Cartier worked for 11 years as a legal secretary for Hoge and Lekisch, and during her time at the firm, Lekisch turned her into a triathlete. His generosity was such that in order to encourage Cartier, he gave her one of Andrew's old bikes.
"He gave me his cross-country ski wax when he moved to Texas," Cartier said. "He had a huge impact on me."
Born and raised in Texas, Lekisch retired as an attorney in 2000. He and his wife, Ellen, spent winters in Fredricksburg, Texas -- their home was located near long, flat roads where Peter could train on his bike -- and summers in Alaska.
He played college football at Ohio Wesleyan and tried just about every sport you can think of during his Anchorage days, from downhill skiing to rafting to rowing. He was a monster on a rowing machine, setting a number of the concept2.com age-group records; he still owns the 2,000-meter American record for men ages 70-74 with a time of 7:09.7.
"I've been on a rowing machine since the 80s and I've had some pretty good times on it, but Peter's times are off the frigging chart," Boutet said. "I can't imagine a training regime I could survive to even challenge those records."
Ellen Lekisch said her husband loved to train, and always did so with the intention that his work would culminate with a race or some kind of event. Lekisch was dealing with a heart problem in recent months before his death but was nevertheless training for the national championship age-group time trials in cycling.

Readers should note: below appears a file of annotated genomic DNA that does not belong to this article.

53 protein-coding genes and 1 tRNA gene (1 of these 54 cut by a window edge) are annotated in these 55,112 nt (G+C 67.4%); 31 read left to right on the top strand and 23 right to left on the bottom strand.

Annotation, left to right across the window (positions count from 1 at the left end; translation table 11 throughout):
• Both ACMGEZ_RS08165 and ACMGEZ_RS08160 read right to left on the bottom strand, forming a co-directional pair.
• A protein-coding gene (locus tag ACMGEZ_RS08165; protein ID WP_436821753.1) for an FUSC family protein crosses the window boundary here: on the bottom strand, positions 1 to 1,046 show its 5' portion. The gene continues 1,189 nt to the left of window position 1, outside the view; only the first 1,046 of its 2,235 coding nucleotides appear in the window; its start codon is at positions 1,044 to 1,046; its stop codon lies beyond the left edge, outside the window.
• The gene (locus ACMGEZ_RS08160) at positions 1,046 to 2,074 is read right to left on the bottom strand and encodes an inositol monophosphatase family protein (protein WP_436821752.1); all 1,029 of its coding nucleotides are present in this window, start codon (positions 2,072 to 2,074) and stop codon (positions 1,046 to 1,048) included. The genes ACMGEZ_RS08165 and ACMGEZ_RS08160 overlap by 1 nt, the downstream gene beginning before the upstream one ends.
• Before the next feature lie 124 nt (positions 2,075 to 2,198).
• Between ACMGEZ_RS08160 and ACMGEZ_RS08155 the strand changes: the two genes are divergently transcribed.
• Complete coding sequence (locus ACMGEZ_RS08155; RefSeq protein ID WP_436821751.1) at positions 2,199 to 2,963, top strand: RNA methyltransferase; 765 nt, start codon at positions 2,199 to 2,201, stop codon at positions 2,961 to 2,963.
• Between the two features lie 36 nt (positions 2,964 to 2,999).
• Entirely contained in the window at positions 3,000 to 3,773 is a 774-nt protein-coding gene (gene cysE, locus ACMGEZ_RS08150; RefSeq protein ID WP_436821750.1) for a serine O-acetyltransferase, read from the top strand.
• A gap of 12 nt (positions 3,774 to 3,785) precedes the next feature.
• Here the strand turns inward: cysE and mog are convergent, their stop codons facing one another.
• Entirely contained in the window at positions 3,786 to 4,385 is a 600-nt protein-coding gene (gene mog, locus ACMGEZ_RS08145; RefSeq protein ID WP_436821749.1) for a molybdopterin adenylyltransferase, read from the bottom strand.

Janice Tower, one of Anchorage's expert cyclists, was helping him, just as he had helped her during her early days as a racer.
"Peter was a teacher whose lessons were delivered through example," Tower wrote on Lekisch's obituary at legacy.com. "Be thoughtful, be kind, be generous with your time. Don't do it for recognition but for the joy it brings others. Actively listen. Be there when you're needed. Teach someone how to fish. Then give fish to him/her when they don't catch anything. Work hard. Be a good person."
Dozens of tributes were written on the site, offering a sneak preview of what Thursday's celebration of life might yield.
One of the biggest compliments given to Lekisch came from Dick Mize, himself a pioneer of Anchorage sports. In a 2002 interview with the Daily News, Mize was asked if he had a hero.
"Peter Lekisch is my hero. When Ann and I go out and ride our mountain bikes for three to four hours I feel like I have had a challenging workout. I can't imagine continuing that ride for another 304 hours and 50 minutes with an average of two to three hours of sleep each day.
"Peter is the first 60-year-old in the world to complete the Race Across America as a solo competitor in 12 days, 20 hours and 50 minutes. Peter accomplished this incredible ride on June 29, 2001, after he retired from a very successful career as an attorney. He is not only a talented attorney and athlete, who has competed in football, basketball, skiing and cycling, but he is a real gentleman and one that I admire for his accomplishments."
Reach Beth Bragg at firstname.lastname@example.org or 257-4335.
By BETH BRAGG